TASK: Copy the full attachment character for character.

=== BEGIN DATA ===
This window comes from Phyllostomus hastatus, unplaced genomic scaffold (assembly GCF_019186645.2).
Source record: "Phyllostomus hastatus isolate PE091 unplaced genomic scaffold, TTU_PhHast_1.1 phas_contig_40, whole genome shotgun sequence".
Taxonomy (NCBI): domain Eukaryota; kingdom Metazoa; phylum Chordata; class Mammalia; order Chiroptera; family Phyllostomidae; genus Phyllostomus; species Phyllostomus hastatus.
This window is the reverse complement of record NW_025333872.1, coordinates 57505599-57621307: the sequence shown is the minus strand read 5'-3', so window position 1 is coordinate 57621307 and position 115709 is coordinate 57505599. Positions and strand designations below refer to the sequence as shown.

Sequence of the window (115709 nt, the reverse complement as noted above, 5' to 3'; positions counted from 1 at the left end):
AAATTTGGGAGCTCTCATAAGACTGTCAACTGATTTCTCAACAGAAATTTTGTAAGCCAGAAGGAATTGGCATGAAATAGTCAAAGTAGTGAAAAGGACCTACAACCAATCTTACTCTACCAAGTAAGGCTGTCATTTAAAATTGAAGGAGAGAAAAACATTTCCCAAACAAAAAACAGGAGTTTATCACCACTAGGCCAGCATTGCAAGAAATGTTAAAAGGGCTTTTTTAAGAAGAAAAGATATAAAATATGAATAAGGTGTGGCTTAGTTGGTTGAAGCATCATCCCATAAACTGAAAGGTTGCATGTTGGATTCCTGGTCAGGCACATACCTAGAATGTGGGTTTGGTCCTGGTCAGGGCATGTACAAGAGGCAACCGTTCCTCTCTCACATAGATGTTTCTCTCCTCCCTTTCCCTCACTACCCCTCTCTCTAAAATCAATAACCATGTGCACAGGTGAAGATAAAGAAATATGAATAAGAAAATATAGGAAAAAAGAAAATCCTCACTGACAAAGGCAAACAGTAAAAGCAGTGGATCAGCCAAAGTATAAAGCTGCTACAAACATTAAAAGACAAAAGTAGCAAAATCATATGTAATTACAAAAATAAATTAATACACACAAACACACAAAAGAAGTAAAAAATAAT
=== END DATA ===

This window comes from Phyllostomus hastatus, unplaced genomic scaffold (assembly GCF_019186645.2).
Source record: "Phyllostomus hastatus isolate PE091 unplaced genomic scaffold, TTU_PhHast_1.1 phas_contig_40, whole genome shotgun sequence".
Taxonomy (NCBI): domain Eukaryota; kingdom Metazoa; phylum Chordata; class Mammalia; order Chiroptera; family Phyllostomidae; genus Phyllostomus; species Phyllostomus hastatus.
This window is the reverse complement of record NW_025333872.1, coordinates 57505599-57621307: the sequence shown is the minus strand read 5'-3', so window position 1 is coordinate 57621307 and position 115709 is coordinate 57505599. Positions and strand designations below refer to the sequence as shown.

Sequence of the window (115709 nt, the reverse complement as noted above, 5' to 3'; positions counted from 1 at the left end):
AAATTTGGGAGCTCTCATAAGACTGTCAACTGATTTCTCAACAGAAATTTTGTAAGCCAGAAGGAATTGGCATGAAATAGTCAAAGTAGTGAAAAGGACCTACAACCAATCTTACTCTACCAAGTAAGGCTGTCATTTAAAATTGAAGGAGAGAAAAACATTTCCCAAACAAAAAACAGGAGTTTATCACCACTAGGCCAGCATTGCAAGAAATGTTAAAAGGGCTTTTTTAAGAAGAAAAGATATAAAATATGAATAAGGTGTGGCTTAGTTGGTTGAAGCATCATCCCATAAACTGAAAGGTTGCATGTTGGATTCCTGGTCAGGCACATACCTAGAATGTGGGTTTGGTCCTGGTCAGGGCATGTACAAGAGGCAACCGTTCCTCTCTCACATAGATGTTTCTCTCCTCCCTTTCCCTCACTACCCCTCTCTCTAAAATCAATAACCATGTGCACAGGTGAAGATAAAGAAATATGAATAAGAAAATATAGGAAAAAAGAAAATCCTCACTGACAAAGGCAAACAGTAAAAGCAGTGGATCAGCCAAAGTATAAAGCTGCTACAAACATTAAAAGACAAAAGTAGCAAAATCATATGTAATTACAAAAATAAATTAATACACACAAACACACAAAAGAAGTAAAAAATAAT